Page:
Microsoft Windows 7 Anti-piracy Feature to Get Update
Microsoft announced Feb. 11 that it will update Windows 7 with the ability to detect more than 70 activation exploits used by software pirates to beat Windows' activation technology.
The update is for Windows Activation Technologies (WAT), formerly known as Windows Genuine Advantage, and is slated to be posted to Microsoft's download site next week. According to the company, it will be offered as a voluntary upgrade through Windows Update as well later on this month.
"The update will determine whether Windows 7 installed on a PC is genuine and will better protect customers' PCs by making sure that the integrity of key licensing components remains intact," blogged Joe Williams, general manager of Worldwide Genuine Windows at Microsoft.
The update is designed to
run on all editions of Windows 7, although the initial target will be the Home
Premium, Professional, Ultimate and
"Once installed, the Update protects customers by identifying known activation exploits that may affect their PC experience," Williams blogged. "If any activation exploits are found, Windows will alert the customer and offer options for resolving the issue-in many cases, with just a few clicks. Machines running genuine Windows 7 software with no activation exploits will see nothing-the update runs quietly in the background protecting your system."
If a user is running a pirated copy of Windows 7, however, the user will see informational dialog boxes with options for the customer to either get more information or acquire genuine Windows. The desktop wallpaper will be switched to a plain desktop, with all of the customer's desktop icons, gadgets or pinned applications in place. Periodic reminders and a persistent desktop watermark will remain as another signal to the user, Williams explained.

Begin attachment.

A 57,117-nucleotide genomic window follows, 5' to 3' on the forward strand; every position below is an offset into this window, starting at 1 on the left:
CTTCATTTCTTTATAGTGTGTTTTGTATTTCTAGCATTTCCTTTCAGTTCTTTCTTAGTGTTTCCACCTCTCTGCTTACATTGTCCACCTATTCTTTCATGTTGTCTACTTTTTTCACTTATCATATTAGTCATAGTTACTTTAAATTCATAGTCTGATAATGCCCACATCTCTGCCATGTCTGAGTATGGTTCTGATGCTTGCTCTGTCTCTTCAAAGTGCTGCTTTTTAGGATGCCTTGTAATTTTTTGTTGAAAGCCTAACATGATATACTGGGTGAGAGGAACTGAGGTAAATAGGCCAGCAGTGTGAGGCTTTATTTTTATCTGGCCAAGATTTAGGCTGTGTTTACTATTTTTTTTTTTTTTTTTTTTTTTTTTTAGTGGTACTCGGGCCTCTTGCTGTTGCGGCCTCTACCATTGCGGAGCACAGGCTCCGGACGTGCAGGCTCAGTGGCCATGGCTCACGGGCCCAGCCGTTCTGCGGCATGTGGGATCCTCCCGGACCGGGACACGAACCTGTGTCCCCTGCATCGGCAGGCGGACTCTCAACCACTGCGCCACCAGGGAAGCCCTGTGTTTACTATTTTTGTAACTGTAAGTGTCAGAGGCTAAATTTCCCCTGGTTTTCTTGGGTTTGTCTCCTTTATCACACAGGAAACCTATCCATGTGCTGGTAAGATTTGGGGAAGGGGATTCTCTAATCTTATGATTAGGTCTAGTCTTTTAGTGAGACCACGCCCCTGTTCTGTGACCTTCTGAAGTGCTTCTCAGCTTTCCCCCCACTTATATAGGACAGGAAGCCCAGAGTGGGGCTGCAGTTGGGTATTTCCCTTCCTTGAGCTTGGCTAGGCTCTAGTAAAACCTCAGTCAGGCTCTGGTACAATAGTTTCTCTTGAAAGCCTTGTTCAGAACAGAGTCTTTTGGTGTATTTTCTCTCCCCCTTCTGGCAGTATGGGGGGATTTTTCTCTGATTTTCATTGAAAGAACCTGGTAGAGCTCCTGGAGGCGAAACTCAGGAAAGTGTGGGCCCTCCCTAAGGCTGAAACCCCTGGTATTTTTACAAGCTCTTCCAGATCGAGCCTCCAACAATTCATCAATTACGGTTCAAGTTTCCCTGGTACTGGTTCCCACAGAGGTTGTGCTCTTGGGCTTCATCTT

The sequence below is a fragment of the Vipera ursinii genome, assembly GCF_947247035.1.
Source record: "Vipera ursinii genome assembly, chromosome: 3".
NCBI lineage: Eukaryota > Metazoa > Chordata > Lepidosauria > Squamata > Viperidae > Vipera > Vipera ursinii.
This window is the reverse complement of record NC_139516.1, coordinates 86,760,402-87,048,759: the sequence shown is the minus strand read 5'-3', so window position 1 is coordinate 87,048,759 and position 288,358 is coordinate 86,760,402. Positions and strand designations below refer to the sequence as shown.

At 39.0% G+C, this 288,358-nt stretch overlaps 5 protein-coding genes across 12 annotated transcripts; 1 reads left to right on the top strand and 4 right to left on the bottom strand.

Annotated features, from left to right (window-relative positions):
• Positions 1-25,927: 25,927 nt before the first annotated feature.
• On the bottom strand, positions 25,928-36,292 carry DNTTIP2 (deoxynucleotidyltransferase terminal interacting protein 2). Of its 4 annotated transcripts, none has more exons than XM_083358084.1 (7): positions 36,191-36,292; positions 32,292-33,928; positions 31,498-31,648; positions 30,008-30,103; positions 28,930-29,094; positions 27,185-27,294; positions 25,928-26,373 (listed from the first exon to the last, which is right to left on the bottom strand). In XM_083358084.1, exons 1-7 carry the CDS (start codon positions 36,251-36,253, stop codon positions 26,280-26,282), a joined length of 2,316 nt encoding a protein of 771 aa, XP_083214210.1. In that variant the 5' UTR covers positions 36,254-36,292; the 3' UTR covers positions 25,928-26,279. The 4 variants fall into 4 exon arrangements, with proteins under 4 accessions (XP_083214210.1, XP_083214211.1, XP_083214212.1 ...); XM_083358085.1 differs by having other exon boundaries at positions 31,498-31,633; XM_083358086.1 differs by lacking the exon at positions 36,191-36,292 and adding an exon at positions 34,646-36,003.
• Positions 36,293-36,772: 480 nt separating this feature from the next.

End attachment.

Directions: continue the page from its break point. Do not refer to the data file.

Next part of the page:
"The update will run
periodic validations [initially every 90 days]," he continued. "During
validation, Windows will download the latest -signatures' that are used to
identify new activation exploits-much like an anti-virus service. When
tampering, disabling or missing licensing files are discovered, the
According to a report by
the Business Software Alliance in May, a fifth of software in the
"Searching for, downloading or installing activation exploits or counterfeit software on the Internet is risky. ... Buyers of new PCs should always check for the Certificate of Authenticity [COA] to verify that the PC they are purchasing contains only genuine Windows," Williams stated.